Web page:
Before starting at Illinois, I had already chosen to major in Speech & Hearing Science with a concentration in Speech Pathology in the College of Applied Health Sciences, along with a minor in Psychology. I knew both areas would provide the opportunity to work with diverse populations with unique needs, and to make a positive impact on clients’ lives. But, I still wasn’t sure exactly which path I wanted to take within my fields of interest. To help guide me, I became actively engaged in several internship and leadership opportunities on campus where I worked on multidisciplinary teams and was exposed to the roles that a variety of professions play in the advocacy arena, which led me down the path I am taking today.
I think about the ways that Illinois made a difference for me in terms of communities that made a significant or meaningful impact on my journey. Some of those experiences were career-related. Beginning my Sophomore year, I had the opportunity to work as an undergraduate research assistant in the Development in Neurogenetic Disorders Lab under Dr. Laura Mattie where I was able to combine my interests in working with children and working with individuals who have intellectual disabilities. Junior year, I interned at The Autism Program in Urbana where I staffed a community resource and referral center for parents and professionals working with individuals on the autism spectrum. We provided hands-on support and education ranging from visual schedules, to social stories, to low-tech augmentative and alternative communication devices. This solidified my confidence in my major choice. Then, as President (during my senior year) and Disabilities Advocacy Chair (during my junior year) of Best Buddies at Illinois, I empowered our chapter members to advocate for the acceptance and inclusion of individuals with intellectual and developmental disabilities within our broader community. The one-to-one friendships offered within this organization taught me about putting one’s abilities above their disabilities – and the meaning of unconditional friendship. These experiences truly inspired me to pursue my current career path.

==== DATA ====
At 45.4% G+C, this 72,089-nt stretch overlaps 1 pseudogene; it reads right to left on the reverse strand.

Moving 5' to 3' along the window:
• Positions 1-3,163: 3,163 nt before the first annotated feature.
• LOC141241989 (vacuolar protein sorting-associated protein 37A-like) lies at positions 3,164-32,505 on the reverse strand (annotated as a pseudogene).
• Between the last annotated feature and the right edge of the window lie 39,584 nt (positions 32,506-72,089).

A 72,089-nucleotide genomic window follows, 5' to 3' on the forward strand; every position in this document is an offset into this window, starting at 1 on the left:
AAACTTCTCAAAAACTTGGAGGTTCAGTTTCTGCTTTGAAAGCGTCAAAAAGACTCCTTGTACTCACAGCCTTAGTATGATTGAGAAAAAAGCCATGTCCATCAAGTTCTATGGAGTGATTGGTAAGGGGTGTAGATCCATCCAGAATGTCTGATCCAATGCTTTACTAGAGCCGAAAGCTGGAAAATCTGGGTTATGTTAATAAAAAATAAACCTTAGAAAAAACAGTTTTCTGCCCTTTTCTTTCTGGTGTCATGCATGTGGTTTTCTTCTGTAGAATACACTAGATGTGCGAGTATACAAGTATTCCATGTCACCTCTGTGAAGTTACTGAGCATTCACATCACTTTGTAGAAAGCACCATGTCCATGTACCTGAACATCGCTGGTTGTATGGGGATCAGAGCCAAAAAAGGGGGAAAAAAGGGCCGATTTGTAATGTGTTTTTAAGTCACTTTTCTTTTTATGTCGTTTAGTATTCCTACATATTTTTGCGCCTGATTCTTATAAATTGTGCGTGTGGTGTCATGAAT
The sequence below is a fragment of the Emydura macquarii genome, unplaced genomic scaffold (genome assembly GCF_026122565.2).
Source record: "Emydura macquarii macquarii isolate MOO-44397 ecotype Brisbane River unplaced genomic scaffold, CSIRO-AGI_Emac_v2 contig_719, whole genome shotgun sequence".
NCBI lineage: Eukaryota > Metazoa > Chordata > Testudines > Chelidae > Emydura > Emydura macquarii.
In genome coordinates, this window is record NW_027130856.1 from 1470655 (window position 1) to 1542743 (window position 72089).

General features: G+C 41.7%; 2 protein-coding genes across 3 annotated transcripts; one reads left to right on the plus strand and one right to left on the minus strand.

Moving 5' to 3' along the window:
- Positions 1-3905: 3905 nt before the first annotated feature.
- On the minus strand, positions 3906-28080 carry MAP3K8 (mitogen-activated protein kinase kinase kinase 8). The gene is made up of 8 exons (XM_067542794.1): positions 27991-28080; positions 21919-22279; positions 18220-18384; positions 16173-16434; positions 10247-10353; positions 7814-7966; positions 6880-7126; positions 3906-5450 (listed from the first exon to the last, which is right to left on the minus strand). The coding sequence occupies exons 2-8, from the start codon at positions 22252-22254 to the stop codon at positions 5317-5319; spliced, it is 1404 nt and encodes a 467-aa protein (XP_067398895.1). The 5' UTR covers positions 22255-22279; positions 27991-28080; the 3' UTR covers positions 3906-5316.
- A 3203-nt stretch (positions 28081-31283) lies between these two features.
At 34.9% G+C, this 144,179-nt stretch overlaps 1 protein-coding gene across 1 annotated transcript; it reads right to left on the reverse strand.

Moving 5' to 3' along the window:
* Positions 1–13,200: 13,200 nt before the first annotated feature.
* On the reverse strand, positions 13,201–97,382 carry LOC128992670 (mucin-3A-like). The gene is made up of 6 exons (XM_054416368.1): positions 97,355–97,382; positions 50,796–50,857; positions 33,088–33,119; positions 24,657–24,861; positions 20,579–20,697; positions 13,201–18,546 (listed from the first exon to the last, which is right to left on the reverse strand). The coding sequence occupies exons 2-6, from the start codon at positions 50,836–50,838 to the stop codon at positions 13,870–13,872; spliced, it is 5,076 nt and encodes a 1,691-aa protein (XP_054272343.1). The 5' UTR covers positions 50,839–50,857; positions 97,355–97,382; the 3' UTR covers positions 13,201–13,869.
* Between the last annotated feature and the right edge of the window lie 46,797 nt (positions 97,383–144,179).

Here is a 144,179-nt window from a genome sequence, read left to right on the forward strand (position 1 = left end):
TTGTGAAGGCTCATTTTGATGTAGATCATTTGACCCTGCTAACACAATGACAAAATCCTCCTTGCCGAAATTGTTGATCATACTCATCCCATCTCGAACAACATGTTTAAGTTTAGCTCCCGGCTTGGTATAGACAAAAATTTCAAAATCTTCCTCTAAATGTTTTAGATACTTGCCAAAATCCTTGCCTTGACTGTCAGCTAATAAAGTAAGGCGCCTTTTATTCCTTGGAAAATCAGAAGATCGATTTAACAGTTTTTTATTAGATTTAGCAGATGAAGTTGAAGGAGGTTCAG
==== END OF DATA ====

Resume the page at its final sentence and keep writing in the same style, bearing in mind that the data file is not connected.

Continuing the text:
Other experiences were deeply meaningful on a personal level, such as my engagement with the Chabad Center for Jewish Life. This community provided me with a home away from home that encouraged me to strengthen my identity and to have the self-confidence to take on leadership roles. With the mentorship of Rabbi Dovid and Goldie Tiechtel, I served as Student President of the 1000+ member organization during my sophomore and junior years. I acted as a principal speaker against antisemitism at numerous campus and community-wide events, and traveled to Berlin, Germany to participate in community service and outreach events. This experience helped me connect more deeply to my Jewish heritage, connect with and encourage others to find meaning in Judaism, and find my inner strength to advocate for others.
As you can see, I was fairly active on campus. The big thing for me was to not be afraid to take advantage of new opportunities and to really diversify my experiences while on campus. I tried many things, and a few of them stuck. When I felt really connected, that is where I pursued leadership roles.
What is next for me? I am now pursuing a Doctorate of Clinical Psychology at The Chicago School of Professional Psychology. I love that my classes are so small, personal, and interactive. I can integrate and apply experiences from my years at Illinois into my classes. The transition has been a little odd with everything in the Zoom format, but I enjoy meeting new people and have been actively reaching out to form relationships. We just have to be more intentional to make connections. Remember, everyone is in the same place. I reach out because everyone needs to connect – especially now.
My number one piece of advice to current Illinois students is to network, network, network – it’s all about the networking! For me, networking opened countless doors and opportunities that would not otherwise have existed. And, one connection led to the next. It could be establishing relationships with a professional in your area of interest, a professor, or other students – they are future alumni too. The earlier you start building your network, the better.
(Last Updated: March 3, 2021)